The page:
Muay Thai is a hard fighting piece of mixed martial arts that resembles pradel serey, tomoi, and muay Lao from Laos. It is probably derived from muay boran and krabi krabong. Also known as Thai boxing or Thai kickboxing, it is the national sport of Thailand and enjoys worldwide popularity, thanks in part to a daily televised bout in Thailand and the movie Ong Bak, starring Tony Jaa in a feature that seamlessly blended acrobatic stunts and Thai boxing.
Muay Thai martial arts is often known as the art (or science) of 8 limbs, because practitioners use eight points of attack: feet, hands, elbows, and knees. Western boxers by comparison use two points of attack (fists).
The First Muay Thai Fights
Exact information on muay Thai’s origins is sketchy, purportedly because the Burmese destroyed Siamese historical records in 1767. According to popular legend, “Black Prince” Naresuen of Siam defeated the Burmese crown prince in a single bout of muay Thai in 1560, which caused King Bayinnaung of Burma to abandon his attack on Thailand. In 1774, the first recorded muay Thai contest was held in Rangoon at a festival organized by Lord Mangra, king of Burma, to honor the Buddhist faith. A Thai boxer called Nai Khanom Tom defeated nine Burmese boxers in a row, impressing the king with his strength and agility.
Muay Thai fights are generally of five three-minute rounds, with a two-minute rest between each round. Ringcraft (fighting tactics and strategies), conditioning, and fitness are key. As in Western boxing, the referee can end a bout by giving a ten-second count to a knock-down, if he thinks a boxer is in particular danger, or if there have been three knock-downs during a single round.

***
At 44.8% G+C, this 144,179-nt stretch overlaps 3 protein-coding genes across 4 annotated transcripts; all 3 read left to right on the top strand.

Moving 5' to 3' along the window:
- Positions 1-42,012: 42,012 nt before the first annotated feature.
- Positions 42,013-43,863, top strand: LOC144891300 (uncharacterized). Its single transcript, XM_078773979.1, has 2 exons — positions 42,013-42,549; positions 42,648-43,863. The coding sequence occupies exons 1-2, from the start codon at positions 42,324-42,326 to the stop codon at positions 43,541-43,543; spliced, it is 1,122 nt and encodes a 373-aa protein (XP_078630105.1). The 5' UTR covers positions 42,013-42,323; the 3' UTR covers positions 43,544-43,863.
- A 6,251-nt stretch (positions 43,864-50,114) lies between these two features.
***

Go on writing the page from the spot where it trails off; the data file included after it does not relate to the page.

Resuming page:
Unlike today’s popular MMA, fighters traditionally bound their hands in cloth, dipped them in glue, then sprinkled their fists with broken glass, bringing a frightening and bloody element to matches. This practice was stopped in 1929 and now most fighters wear European standard boxing gloves. Their hands are wrapped in boxing wraps to protect their fists and to harden them by compressing the bones. They also wear groin protection, shorts elasticated at the waist, and optional elasticated ankle supports.
Bouts are accompanied by music “si muay,” which is played by a four-piece orchestra consisting of “shing” (cymbals), “klong kaek” and “kon” (drums), and “pi Java” (a clarinet).
Ritual Dance and Fighting Stance
In a pre-fight ritual dance (“ram muay wai kruh,” or “kruh,” for short). Boxers pay homage to their instructors and hex their opponents with black magic. They often make a loud hissing sound as they exhale air through their teeth, which helps to control breath, oxygenate muscles, and inspire confidence.
Their fighting stance resembles a Western boxer’s, except they hold their guard higher and slightly more extended away from their face to protect against elbow and foot strikes. Fighters tend to shuffle forward and back, leading with one foot. They turn their elbows inward to protect the body and to allow for guarding movements that protect the ribs during an onslaught.
Kicking and punching
The signature power kicks are the low-level roundhouse, or hook, kick at an opponent’s thigh. Designed to demoralize an opponent and restrict his mobility, it is often delivered with the shin and the toe hooked inward as opposed to a normal roundhouse in which the toe is pointed back. Boxers precondition the shin over many years by striking it against bamboo trees. Punching resembles the Western boxing techniques of jabs, crosses, hooks, upper cuts, and overhand head punches. Thai boxers use long-range hooks that close the distance after kicking and are often followed by a combination of close-quarter upper cuts, hooks, and jabs.
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